The avocado tree originates from America is is thought to be native in the elevated highlands of south-central Mexico and Guatemala.
A member of the flowering plant family Lauraceae, the avocado is botanically a large berry-type fruit containing one large seed.
Many people think that avocado has a buttery or nutty taste, and it has a taste that is also grassy but very subtle and fresh.
Depending on how ripe the fruit is, avocados can be sweet and nutty or unpleasantly bitter if unripe.
An avocado that is ripe and ready to eat usually has a creamy and smooth texture.
You can eat it straight up, mix it in various dishes, or add them to juices and smoothies.
However, with over 500 different species of avocados, the taste of one can fluctuate wildly!
For example, Florida avocado is more suitable for salads because of its firmer texture, while the popular Hass avocado is fattier, making it more suitable as a spread for toast or dip like guacamole.
Avocados grow on the Persea Americana tree, a tree of the Lauraceae family.
Due to its resemblance to a pear, the avocado is often mistakenly called various names, including butter pear, custard apple, veggie pear, and alligator pear.
Pears are available in various shapes, flavors, and textures, ranging from buttery to crisp, and of course, combinations of the two.
The flavor might be tangy, sweet, or even spicy depending on the level of ripeness and the species of pear.
There are a whopping 3,000 species of pears!
The texture of pears also differs depending on the type. Here are some common types of pears in the market and their textures:
Bosc Pears – Crispy, sweet, and with a firm texture, bosc pears are perfect for eating raw or for baking because of their texture that won’t turn mushy
Forelle pear – An old European variety, Forelles have a firmer texture than many others when ripe, and a sweet taste with a hint of cinnamon.
Bartlett Pear – Bartletts come in yellow and red, with a thin, delicate skin, juicy, and tender flesh, and an oh-so-sweet flavor.
One of the oldest varieties in the US, Bartletts are one of the most commonly used species in pear-processed food production.
Asian Pear – If an apple and a pear had a love child, it would be the Asian Pear! With a gritty, crisp skin texture and a firm, crunchy flesh, these sweet pears are wonderful for salads or simply to be crunched up raw.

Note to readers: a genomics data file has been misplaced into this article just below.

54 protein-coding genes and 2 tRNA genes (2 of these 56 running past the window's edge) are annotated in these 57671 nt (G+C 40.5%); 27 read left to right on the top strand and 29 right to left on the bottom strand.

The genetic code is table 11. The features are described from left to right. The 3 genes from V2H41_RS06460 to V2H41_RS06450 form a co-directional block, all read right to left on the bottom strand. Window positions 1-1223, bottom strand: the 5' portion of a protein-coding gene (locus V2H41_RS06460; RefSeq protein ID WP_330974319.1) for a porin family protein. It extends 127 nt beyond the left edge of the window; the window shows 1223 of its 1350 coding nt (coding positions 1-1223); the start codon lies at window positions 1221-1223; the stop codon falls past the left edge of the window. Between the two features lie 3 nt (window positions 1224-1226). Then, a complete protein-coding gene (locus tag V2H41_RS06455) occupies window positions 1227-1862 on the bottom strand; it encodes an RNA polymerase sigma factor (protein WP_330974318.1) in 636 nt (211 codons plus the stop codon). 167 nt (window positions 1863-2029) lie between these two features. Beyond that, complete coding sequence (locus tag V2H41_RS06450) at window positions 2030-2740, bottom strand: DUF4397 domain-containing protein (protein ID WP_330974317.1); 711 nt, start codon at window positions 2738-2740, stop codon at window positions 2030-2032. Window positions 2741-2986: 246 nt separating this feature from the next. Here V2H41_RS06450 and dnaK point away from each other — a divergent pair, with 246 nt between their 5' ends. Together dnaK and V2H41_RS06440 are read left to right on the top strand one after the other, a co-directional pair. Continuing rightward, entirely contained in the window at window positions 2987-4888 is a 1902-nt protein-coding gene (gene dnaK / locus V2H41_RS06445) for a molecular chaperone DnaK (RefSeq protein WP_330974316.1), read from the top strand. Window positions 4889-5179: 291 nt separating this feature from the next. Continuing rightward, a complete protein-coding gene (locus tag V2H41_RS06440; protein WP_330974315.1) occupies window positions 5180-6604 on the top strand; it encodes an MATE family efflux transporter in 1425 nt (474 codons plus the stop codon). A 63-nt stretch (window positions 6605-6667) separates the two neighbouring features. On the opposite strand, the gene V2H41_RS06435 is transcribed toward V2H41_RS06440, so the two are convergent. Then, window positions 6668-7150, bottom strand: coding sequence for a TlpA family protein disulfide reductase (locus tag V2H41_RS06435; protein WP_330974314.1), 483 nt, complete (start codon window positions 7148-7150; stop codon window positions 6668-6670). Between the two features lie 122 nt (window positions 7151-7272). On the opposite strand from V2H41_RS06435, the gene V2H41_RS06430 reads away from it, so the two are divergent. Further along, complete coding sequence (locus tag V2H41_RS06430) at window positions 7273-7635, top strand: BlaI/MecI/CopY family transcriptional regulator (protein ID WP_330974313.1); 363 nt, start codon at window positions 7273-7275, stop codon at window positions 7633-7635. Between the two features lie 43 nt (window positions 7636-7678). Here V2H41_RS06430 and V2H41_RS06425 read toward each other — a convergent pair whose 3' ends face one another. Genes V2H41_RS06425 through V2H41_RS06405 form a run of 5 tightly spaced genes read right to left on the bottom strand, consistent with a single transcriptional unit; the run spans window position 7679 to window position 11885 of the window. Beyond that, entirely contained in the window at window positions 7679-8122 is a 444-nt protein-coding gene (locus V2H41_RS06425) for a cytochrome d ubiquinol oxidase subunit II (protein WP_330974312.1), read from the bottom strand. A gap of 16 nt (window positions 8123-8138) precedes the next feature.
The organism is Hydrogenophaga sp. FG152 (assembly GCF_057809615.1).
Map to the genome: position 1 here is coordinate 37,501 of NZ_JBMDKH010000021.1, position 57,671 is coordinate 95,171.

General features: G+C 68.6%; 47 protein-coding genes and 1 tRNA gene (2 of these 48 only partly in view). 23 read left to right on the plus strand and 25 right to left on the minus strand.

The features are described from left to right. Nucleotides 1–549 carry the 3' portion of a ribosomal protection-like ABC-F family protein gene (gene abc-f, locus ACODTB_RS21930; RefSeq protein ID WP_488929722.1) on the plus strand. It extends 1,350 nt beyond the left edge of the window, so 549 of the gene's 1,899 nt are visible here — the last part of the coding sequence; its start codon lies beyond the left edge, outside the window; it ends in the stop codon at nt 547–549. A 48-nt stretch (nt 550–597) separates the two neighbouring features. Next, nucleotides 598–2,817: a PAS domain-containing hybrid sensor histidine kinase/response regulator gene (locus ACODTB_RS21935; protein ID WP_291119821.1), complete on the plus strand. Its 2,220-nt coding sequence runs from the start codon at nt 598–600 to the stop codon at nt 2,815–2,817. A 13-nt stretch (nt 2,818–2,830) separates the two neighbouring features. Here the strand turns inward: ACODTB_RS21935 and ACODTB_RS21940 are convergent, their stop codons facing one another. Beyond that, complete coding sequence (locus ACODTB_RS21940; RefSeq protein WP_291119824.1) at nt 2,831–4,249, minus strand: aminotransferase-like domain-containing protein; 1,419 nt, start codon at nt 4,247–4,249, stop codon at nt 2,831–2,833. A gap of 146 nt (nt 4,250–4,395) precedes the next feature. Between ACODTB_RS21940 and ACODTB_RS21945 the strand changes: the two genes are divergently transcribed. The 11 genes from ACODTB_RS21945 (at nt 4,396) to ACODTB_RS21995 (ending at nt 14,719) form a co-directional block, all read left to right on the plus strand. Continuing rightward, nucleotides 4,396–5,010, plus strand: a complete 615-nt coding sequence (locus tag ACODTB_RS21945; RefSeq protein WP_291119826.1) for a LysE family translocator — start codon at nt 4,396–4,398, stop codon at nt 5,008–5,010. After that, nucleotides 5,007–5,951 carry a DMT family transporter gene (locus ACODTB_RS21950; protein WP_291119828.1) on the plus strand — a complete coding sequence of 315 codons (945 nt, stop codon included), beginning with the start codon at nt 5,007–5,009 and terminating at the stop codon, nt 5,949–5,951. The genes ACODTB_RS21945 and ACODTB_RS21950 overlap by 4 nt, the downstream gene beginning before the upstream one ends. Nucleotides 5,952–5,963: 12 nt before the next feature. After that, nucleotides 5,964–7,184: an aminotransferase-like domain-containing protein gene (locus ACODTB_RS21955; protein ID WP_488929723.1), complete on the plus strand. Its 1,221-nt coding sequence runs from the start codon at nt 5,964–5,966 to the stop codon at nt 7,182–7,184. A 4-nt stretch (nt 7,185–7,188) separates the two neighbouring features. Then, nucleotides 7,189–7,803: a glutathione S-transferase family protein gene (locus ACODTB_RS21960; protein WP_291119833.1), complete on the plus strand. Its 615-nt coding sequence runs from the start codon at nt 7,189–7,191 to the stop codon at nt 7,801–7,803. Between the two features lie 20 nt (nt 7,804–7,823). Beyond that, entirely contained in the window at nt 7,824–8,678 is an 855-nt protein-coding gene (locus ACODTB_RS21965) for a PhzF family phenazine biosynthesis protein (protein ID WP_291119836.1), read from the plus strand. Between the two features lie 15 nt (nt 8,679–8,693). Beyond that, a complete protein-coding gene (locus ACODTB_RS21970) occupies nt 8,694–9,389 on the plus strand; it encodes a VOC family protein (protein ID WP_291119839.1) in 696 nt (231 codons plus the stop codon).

Are Pears and Avocados Related?
In addition, they grow in different geographical areas.
Avocado is a tropical plant that grows in tropical climates, and it can only grow in sub-humid climates and warm weather that is no less than 50 degrees Fahrenheit.
However, some mature avocado trees might tolerate low temperatures up to 30 degrees Fahrenheit, but only for short periods.
Hence, avocados grow well in tropical or Mediterranean temperatures that stay warm all year round.
Avocado trees grow well in areas with around 60 to 80% humidity levels.
However, some species can also grow in areas with humidity as low as 40%.
In stark contrast, pear trees thrive in cold, wet climates, being the happiest when exposed to cool temperatures below 45°F for several weeks.
Some species even like this temperature for more than two months at a time, requiring constant exposure to cold to produce quality fruit.
Some rare types of pear trees only require short periods of cold temperatures to flourish, for example, just a week at about 40°F.
Despite them liking the cold, pears trees still need an abundance of sunlight which can affect the color of the fruit.
Some pear growers use large fans or other artificial cooling systems to cool their pear plantations if the ambient temperature exceeds a certain level.
Why Do People Call Avocado a Pear?
Funnily, “ahuacate” is the Aztec word for “testicle”, no doubt named for the shape of the fruit and its old reputation as being an excellent aphrodisiac.
Ahuacate has been a staple in Central and South America and Mexico since 500 B.C.
Until the Spanish conquerors became fans of this fruit in the 16th century, the ahuacate had a high status among the Aztecs.
In 1914, San Francisco and Los Angeles hotels ordered as many ahuacates as possible.
Until the early 1900s, this fruit had not been planted by farmers in the US, and soon, the hotels were paying as much as $12 per dozen, which was heaps of money at that time!
A year later, ahuacate growers met in Los Angeles, changing the fruit’s name from ahuacate to avocado, and the California Avocado Association.
The rich history of avocados in California still rings true to this day.
California accounts for almost 90% of all avocados grown for the US market, with the Californian Hass avocado being one of the most popular varieties worldwide.
The California Hass was named after postal worker Rudolph Hass, who was the first to purchase a seedling in 1926 and start cultivation, growing his tiny, 1.5 acre family-run grove into an 80-acre avocado orchard.
Today, Hass avocados make up about 95% of all avocados produced in the state of California.